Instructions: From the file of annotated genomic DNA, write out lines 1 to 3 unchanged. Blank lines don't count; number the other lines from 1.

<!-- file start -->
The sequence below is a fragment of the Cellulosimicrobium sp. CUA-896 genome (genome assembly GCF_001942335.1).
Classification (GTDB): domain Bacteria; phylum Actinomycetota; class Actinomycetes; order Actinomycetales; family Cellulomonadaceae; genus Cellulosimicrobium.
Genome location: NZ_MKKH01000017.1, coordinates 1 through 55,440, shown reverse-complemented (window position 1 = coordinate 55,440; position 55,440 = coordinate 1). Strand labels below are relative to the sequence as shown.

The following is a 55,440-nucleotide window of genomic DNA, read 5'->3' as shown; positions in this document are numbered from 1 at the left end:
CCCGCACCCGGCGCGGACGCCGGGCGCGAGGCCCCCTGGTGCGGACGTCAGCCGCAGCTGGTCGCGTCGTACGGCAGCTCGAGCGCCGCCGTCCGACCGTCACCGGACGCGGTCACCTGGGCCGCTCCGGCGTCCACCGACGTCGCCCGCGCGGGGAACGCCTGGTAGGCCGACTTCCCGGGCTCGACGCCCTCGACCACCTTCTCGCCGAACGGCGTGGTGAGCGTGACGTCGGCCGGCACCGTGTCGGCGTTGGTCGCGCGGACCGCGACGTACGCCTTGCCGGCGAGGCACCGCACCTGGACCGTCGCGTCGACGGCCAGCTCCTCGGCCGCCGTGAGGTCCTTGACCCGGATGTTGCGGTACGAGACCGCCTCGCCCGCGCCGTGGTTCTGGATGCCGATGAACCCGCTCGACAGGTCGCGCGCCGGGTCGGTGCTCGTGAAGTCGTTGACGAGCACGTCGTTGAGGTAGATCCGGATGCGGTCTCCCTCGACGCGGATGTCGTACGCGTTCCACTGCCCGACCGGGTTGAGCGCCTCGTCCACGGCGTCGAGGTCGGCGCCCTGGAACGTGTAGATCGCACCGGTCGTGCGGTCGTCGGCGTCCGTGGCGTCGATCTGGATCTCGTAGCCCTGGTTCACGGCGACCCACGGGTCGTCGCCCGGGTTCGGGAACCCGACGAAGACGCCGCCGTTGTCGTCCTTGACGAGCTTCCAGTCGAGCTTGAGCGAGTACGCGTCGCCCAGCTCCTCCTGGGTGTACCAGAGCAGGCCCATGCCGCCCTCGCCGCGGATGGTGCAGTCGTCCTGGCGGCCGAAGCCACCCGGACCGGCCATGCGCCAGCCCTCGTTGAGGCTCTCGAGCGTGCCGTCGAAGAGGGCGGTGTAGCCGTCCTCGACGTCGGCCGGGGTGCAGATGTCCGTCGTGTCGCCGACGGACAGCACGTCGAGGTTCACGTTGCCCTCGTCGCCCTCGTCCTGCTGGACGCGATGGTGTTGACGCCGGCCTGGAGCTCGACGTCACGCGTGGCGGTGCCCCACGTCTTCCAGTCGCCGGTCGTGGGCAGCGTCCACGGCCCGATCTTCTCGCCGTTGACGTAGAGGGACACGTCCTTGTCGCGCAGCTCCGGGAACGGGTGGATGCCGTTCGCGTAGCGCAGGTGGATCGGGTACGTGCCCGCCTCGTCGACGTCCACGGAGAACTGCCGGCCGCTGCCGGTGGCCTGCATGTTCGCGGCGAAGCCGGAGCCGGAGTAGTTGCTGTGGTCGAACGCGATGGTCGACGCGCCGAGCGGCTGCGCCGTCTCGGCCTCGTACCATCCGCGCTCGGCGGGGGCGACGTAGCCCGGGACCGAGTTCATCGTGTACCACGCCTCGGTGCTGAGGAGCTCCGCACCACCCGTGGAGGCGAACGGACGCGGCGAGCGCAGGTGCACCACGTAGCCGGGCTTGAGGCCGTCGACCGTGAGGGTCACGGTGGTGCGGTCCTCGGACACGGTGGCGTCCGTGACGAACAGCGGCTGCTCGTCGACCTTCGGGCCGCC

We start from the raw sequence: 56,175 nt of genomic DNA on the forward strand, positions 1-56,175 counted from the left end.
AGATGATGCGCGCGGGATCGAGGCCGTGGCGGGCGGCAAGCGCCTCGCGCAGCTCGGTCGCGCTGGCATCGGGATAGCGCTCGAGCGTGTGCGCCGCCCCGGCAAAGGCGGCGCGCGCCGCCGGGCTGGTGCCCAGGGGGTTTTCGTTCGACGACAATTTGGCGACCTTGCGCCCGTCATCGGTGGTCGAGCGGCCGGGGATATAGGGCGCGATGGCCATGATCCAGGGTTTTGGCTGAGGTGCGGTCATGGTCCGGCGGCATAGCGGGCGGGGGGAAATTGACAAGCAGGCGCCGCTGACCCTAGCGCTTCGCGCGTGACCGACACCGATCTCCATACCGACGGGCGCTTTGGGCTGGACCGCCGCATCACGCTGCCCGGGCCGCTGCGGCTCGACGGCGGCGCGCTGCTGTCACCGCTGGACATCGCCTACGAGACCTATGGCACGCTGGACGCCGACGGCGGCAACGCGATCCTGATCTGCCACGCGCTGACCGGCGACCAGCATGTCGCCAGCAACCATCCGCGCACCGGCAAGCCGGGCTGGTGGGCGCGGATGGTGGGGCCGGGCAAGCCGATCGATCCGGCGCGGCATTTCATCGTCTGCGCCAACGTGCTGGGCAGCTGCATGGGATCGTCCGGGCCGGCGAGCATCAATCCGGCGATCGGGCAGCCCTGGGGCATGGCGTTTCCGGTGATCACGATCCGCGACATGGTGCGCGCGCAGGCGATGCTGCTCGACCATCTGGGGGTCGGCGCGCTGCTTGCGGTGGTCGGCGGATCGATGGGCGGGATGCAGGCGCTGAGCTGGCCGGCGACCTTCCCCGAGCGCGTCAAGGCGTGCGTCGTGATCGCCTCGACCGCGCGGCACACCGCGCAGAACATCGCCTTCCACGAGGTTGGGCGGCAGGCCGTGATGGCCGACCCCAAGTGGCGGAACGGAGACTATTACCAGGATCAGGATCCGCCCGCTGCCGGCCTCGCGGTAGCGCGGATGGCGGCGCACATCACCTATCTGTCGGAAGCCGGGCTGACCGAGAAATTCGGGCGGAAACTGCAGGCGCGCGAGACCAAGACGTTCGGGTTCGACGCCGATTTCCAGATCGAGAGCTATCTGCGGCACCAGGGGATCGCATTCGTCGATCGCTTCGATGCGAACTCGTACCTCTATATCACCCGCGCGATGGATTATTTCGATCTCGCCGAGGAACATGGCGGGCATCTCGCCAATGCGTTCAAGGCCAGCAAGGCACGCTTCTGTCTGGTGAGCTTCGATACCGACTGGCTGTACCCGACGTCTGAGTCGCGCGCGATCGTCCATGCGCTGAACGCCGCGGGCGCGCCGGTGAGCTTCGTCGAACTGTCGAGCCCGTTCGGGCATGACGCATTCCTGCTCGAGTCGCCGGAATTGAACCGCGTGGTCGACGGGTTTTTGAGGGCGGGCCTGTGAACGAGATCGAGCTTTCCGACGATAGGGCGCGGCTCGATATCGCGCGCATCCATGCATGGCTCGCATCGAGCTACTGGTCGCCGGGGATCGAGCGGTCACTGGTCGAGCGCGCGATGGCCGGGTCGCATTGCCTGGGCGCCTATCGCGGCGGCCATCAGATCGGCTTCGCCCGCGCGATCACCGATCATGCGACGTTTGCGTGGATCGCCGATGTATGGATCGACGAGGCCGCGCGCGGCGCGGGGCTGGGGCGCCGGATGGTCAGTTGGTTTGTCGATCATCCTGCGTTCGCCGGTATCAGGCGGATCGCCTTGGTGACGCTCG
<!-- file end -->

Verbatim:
The sequence below is a fragment of the Cellulosimicrobium sp. CUA-896 genome (genome assembly GCF_001942335.1).
Classification (GTDB): domain Bacteria; phylum Actinomycetota; class Actinomycetes; order Actinomycetales; family Cellulomonadaceae; genus Cellulosimicrobium.
Genome location: NZ_MKKH01000017.1, coordinates 1 through 55,440, shown reverse-complemented (window position 1 = coordinate 55,440; position 55,440 = coordinate 1). Strand labels below are relative to the sequence as shown.